Chotto Matte is drenched in the drama of Miami Beach from the moment you meet a mammoth pivoting door that punctuates a stark white façade. It only gets more impressive. A retractable ceiling sees Herzog & de Meuron’s iconic 1111 Lincoln Rd car park looming above as the indoor palm trees extend to the heavens. Lively murals from local street artists bring the edge of Wynwood to South Beach.
Blending authentic Nikkei cuisine with this dramatic contemporary urban environment, Chotto Matte Miami is a Lincoln Road destination restaurant you won’t want to miss. Putting only the freshest ingredients to work, the food is rich in bold aromas and mouth watering taste sensations. Japanese-Peruvian cuisine best enjoyed as small sharing plates, your waiter organises the ceremony adhering to the philosophy of beginning with cold, light flavoured dishes, before moving gradually onto hotter, more robust tastes. Each stage matches the drama of your surrounds.
The magic happens at the restaurant’s four cooking stations: the Robata, sushi bar, sautée, and tempura. Flanked by palm trees and those vibrant murals from renowned Miami street artist scene stalwarts, Ahol Sniffs Glue and Gustavo Oviedo, the specialist stations are where plates such as the tantalising and spectacularly presented tentáculos de pulpo (octopus, yuzu, and purple potato) are prepared alongside sashimi platters; corvina aji amarillo (whitefish, yellow chilli, warm citrus salsa); and langosta trufa (Maine lobster, shrimp, mushroom truffle tosazu). Highly recommended is tucking into one of the three Nikkei Tasting Menus, each consisting of eight courses and containing a selection of the restaurants most popular dishes from each of the stations.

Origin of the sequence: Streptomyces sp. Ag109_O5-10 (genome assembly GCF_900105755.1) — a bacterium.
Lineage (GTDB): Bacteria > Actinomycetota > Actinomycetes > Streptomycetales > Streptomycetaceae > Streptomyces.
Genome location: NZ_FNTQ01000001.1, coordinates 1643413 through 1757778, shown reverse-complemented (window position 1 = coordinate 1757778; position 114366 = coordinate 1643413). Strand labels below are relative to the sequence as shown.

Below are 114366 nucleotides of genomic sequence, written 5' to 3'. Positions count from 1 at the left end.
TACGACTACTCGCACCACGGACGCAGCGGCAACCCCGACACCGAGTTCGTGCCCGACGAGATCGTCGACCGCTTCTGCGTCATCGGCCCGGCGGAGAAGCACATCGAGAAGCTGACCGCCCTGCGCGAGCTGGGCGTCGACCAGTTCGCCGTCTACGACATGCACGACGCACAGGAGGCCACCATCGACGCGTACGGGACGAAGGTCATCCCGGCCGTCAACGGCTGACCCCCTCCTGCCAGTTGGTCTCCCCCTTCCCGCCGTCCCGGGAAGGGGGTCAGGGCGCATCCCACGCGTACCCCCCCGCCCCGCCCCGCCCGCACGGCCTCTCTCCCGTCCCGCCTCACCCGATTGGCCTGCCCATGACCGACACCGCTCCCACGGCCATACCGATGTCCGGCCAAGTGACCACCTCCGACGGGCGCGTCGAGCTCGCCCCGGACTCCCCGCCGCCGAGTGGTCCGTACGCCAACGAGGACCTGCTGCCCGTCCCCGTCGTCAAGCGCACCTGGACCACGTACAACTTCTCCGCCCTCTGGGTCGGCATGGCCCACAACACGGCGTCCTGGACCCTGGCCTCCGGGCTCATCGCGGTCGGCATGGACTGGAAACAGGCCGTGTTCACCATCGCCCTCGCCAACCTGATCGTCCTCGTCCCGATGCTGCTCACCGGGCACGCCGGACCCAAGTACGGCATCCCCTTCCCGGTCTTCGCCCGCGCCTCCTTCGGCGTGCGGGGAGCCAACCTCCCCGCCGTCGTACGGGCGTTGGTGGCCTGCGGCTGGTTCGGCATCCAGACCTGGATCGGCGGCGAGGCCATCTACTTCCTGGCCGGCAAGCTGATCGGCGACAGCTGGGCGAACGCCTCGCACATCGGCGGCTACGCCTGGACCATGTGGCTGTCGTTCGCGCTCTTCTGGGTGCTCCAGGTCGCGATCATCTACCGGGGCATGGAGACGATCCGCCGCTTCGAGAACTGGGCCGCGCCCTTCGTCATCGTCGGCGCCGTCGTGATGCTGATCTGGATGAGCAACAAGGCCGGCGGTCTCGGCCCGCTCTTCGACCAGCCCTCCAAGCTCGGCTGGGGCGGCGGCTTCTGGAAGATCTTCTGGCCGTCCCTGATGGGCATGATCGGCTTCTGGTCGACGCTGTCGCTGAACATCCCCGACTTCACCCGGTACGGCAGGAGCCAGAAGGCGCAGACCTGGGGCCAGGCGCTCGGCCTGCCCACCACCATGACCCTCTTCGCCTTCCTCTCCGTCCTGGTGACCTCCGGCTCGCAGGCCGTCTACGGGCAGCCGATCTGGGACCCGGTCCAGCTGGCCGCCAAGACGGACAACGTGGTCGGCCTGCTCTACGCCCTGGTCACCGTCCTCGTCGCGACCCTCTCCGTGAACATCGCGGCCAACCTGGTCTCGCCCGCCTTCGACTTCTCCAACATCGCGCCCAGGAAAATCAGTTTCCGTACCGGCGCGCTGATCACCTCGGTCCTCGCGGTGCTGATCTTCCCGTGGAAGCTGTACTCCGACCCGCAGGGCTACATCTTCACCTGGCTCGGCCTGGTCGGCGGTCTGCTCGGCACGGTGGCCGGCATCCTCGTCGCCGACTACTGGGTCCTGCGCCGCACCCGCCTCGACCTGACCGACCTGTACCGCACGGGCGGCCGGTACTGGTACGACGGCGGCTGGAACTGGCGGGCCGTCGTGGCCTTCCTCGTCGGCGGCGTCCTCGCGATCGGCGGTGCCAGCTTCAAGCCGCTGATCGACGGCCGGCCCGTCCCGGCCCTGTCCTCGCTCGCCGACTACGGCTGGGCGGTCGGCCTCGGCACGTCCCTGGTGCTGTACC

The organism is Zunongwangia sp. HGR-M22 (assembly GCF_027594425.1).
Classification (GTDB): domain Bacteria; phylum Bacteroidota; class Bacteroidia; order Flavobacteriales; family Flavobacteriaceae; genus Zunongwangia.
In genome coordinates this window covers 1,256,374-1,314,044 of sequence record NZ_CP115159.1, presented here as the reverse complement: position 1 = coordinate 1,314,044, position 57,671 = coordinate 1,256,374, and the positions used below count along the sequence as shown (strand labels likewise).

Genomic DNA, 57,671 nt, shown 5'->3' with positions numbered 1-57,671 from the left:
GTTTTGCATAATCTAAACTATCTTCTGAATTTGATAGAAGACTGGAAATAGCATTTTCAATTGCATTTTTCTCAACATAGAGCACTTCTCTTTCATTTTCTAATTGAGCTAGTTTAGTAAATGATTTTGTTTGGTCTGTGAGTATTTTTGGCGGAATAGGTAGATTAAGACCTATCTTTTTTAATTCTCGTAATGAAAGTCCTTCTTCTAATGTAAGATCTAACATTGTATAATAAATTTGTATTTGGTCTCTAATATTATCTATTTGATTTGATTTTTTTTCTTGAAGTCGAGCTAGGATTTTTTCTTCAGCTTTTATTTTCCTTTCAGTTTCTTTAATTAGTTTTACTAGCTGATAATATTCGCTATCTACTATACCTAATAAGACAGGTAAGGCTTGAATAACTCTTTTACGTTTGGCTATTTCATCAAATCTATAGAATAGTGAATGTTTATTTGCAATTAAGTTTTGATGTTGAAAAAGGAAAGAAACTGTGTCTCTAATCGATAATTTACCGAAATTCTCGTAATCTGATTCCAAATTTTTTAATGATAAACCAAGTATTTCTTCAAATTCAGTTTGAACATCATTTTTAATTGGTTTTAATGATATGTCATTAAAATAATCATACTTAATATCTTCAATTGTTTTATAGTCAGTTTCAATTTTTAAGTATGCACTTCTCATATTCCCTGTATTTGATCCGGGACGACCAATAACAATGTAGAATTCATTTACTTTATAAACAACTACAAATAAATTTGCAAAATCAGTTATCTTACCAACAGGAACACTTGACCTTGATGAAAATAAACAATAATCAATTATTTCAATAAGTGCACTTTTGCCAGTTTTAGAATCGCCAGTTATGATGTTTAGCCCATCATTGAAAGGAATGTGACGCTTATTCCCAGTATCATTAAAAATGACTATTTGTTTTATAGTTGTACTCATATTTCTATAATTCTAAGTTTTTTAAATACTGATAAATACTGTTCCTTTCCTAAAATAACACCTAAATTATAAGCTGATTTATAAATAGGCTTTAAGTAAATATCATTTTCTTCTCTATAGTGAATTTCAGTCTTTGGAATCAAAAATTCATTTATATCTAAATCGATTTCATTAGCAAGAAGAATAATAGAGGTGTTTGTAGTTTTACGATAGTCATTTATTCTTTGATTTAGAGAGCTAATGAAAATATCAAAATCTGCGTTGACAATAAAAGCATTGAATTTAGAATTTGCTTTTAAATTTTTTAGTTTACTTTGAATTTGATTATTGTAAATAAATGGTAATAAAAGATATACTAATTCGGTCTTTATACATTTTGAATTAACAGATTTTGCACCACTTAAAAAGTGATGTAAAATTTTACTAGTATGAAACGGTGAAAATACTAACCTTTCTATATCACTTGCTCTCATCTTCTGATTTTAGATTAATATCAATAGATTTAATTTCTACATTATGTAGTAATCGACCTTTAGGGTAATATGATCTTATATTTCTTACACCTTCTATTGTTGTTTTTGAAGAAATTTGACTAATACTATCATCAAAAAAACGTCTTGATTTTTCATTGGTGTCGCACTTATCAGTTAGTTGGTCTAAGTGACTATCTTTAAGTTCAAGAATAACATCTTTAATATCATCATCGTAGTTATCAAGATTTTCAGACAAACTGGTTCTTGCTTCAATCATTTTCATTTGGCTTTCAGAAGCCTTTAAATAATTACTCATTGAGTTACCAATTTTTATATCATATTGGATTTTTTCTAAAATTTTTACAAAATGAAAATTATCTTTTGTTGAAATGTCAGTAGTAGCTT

The 220-seat restaurant is located at the top end of Lincoln, a style-forward spot of Miami Beach that has undergone a transformation in recent years, and features Shou Sugi Ban wood ceilings, lush hanging gardens, and that large floating ceiling which award-winning London-based architectural and design practice, Andy Martin Architecture (the same designers behind Chotto Matte London), explain: “was inspired by an abstracted Japanese roof known as Irimoya”.
Delivering year round al fresco dining—whilst protecting against those infamous Miami downpours—the ceiling crowns an ambitious design project that is expertly matched by the restaurants standout dishes. An all-round triumph that looks set to be one of Miami Beach’s go-to hot-spots for years to come.